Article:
The Alliance for Health Reform Hosts Expert Panel on Biosimilars

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Physician confidence in biosimilars and extrapolation of indications are two of the most important factors governing the acceptance and sustainability of biosimilars, say industry panelists.


The Alliance for Health Reform hosted an event on the topic of biosimilars on May 20, 2015 featuring panelists from FDA, Amgen, and Hospira. Although biosimilars are expected to cut spending on biologics by $44 billion according to a RAND Corporation estimation, it takes up to eight plus years to develop a biosimilar, and $100–200 million dollars to bring one to market, estimated Sumant Ramachandra, MD, PhD, senior vice-president and chief scientific officer of Hospira. He said that on top of that figure, a biosimilar also “must have capital investments.”

Diversity among biologics influences policy on these medications, said Geoff Eich, executive director, external affairs for Amgen Biosimilars, and as a result, he expects biosimilar launches to look more like those of branded biologics than generic drugs. Physician acceptance, accountable manufacturers, and healthcare professional education are among the key factors influencing biosimilar acceptance, he noted. While there is an abundance of interest in labeling and technical guidance for biosimilars, the presentations at the meeting centered specifically around naming, extrapolation, and the coding and reimbursement of these biologic products.

There is concern that the unique naming of a biosimilar will put it at a disadvantage to innovator products, said Sally Howard, JD, deputy commissioner for policy, planning, and legislation at FDA. She said a naming policy from FDA will be released in late 2015, but reminded the audience that levers outside of FDA control-such as payers, formularies, and state pharmacy substitution laws-could influence biosimilar adoption as well. Sumant Ramachandra, MD, PhD, senior vice-president and chief scientific officer of Hospira, said that Hospira supports the use of the same international non-proprietary name (INN) for biosimilars, and that the use of unique INNs would add more complexity and is “not recommended.” Pharmacovigilance can exist in the absence of unique INNs, Ramachandra said; this has already been the case in European markets.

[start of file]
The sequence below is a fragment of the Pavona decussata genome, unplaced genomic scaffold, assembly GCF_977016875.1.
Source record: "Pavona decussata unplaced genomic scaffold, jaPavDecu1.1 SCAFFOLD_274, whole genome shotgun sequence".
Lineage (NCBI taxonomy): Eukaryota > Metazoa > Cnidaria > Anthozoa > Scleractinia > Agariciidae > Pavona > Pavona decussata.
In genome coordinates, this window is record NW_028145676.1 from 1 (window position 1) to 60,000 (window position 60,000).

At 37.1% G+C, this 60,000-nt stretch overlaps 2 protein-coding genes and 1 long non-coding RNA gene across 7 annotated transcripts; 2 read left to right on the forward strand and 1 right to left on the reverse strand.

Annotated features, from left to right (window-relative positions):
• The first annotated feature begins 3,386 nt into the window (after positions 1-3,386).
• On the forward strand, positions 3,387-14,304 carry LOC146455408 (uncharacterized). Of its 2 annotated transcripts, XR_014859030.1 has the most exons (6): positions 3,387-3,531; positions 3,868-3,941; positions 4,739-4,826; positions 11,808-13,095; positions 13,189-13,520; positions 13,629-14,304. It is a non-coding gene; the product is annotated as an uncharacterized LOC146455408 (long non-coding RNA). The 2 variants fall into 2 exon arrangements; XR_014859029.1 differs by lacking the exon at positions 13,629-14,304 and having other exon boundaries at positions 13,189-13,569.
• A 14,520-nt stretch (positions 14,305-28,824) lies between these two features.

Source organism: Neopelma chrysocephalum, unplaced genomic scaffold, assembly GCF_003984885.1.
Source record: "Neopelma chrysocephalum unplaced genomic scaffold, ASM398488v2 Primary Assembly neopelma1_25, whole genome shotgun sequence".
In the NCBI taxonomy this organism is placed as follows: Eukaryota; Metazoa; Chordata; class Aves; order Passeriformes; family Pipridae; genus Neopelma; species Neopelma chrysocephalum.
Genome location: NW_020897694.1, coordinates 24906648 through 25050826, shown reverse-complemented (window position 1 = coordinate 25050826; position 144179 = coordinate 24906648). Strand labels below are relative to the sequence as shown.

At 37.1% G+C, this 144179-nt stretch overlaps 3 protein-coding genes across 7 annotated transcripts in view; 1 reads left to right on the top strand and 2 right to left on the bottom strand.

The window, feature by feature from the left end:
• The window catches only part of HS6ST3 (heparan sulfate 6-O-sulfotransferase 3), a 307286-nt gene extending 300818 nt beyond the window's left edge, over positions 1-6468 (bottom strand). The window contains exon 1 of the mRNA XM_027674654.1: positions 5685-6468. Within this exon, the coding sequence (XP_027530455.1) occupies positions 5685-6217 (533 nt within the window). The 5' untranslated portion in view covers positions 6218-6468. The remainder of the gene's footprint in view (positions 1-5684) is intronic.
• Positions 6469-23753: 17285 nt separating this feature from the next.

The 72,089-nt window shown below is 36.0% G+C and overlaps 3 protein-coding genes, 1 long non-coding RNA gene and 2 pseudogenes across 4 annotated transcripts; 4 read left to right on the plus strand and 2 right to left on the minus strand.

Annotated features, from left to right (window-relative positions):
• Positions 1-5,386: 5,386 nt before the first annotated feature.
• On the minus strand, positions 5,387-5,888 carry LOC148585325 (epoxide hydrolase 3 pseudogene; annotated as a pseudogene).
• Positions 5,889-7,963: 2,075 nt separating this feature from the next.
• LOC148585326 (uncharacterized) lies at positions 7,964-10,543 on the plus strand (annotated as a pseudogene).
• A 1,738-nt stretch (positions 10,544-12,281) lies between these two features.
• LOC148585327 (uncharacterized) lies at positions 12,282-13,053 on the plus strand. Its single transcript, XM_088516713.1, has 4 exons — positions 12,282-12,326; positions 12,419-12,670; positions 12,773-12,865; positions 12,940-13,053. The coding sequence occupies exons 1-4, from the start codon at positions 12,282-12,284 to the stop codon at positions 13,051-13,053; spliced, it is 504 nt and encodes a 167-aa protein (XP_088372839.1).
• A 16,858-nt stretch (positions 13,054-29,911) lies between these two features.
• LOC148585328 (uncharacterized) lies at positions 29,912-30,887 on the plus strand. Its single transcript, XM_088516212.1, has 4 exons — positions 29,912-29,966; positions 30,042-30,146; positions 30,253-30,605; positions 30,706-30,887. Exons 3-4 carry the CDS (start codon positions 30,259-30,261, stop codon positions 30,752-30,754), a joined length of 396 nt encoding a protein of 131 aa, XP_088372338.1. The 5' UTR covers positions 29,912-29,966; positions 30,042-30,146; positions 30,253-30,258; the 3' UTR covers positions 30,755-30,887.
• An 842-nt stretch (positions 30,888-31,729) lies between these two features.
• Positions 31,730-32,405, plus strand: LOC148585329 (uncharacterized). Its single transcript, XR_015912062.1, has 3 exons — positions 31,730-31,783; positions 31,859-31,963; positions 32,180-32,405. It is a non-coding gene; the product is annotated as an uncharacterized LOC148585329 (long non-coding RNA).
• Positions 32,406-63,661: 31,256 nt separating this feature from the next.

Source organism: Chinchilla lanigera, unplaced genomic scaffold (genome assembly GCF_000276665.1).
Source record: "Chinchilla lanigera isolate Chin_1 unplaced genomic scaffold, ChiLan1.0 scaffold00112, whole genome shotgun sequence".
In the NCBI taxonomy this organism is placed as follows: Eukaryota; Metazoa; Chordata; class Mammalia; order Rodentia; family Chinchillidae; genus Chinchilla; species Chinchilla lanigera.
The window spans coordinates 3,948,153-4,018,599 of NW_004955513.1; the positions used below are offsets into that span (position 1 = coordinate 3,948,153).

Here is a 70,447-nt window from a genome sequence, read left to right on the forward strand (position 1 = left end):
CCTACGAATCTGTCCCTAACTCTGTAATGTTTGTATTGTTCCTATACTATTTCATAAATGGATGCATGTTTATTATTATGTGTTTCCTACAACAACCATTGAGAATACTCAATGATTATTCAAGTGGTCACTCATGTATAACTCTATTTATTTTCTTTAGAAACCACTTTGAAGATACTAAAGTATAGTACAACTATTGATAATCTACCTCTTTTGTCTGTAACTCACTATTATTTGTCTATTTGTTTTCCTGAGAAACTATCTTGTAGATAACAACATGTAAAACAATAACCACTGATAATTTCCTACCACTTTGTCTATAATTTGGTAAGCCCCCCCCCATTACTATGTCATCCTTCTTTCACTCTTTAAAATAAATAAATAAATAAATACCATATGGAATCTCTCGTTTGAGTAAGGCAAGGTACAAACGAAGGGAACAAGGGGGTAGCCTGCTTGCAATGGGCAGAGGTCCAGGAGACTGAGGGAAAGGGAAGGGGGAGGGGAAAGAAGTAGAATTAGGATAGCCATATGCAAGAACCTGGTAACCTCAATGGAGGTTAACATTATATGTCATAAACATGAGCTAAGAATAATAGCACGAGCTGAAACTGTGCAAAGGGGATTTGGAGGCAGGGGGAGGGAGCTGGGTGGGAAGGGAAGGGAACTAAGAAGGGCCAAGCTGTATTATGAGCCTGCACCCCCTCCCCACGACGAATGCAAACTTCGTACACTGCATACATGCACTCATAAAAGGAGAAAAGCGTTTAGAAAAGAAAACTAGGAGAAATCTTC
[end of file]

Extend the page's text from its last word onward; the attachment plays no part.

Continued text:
When asked by an audience member if INNs should apply retrospectively, Howard said this issue is something FDA is struggling with and is the reason “why you don’t see a naming guidance out yet.”


While Eich said, “I don’t need the reference product to have a change in its name,” Ramachandra commented, “if there is going to be a change of policy, it should encompass the field.” He said that if additional qualifiers for biosimilars are added, to keep the field “even and competitive,” reference products should have qualifiers as well.

When it comes to naming, a major concern is how a biosimilar will be identified when there are adverse events. Eich said that pharmacists report 5% or less of adverse events to FDA and that a disproportionate majority of reporting is from patients or other healthcare providers. Eich said that accurate patient histories are a must, and that early adoption of biosimilars will rely on “credible transparent data.”

As Howard pointed out, products submitted via section 351(k) of the Biologics Price Competition and Innovation Act will not be tested in Phase I–III trials. Because there are fewer clinical trials being conducted, biosimilars could offer a 20–30% discount, says Ramachandra.

Ramachandra called the allowance of extrapolation the “single most important tenet for the sustainability of biosimilars.” He said that as long as there are no clinically meaningful differences, FDA should allow extrapolation without the requirement of additional clinical trials. FDA’s Howard added, “Differences between conditions of use do not necessarily preclude extrapolation.”

Appropriate coding and reimbursement
Amanda Bartelme, director, Avalere noted that coding of biosimilars is still being sorted out, and it is unclear to date if all biosimilars will be coded the same way for reimbursement purposes. Ramachandra said Hospira supports unique reimbursement codes for biosimilars and added that grouping all biosimilars with the same J-code will create disincentives. Each biosimilar should have a different J-code, he said. Eich said that even if a product is deemed interchangeable, it should be coded separately: “There’s great value and need to be able to aggregate data, but we cannot exist in a place where we cannot disaggregate data to a specific product … it’s a scientific disservice.”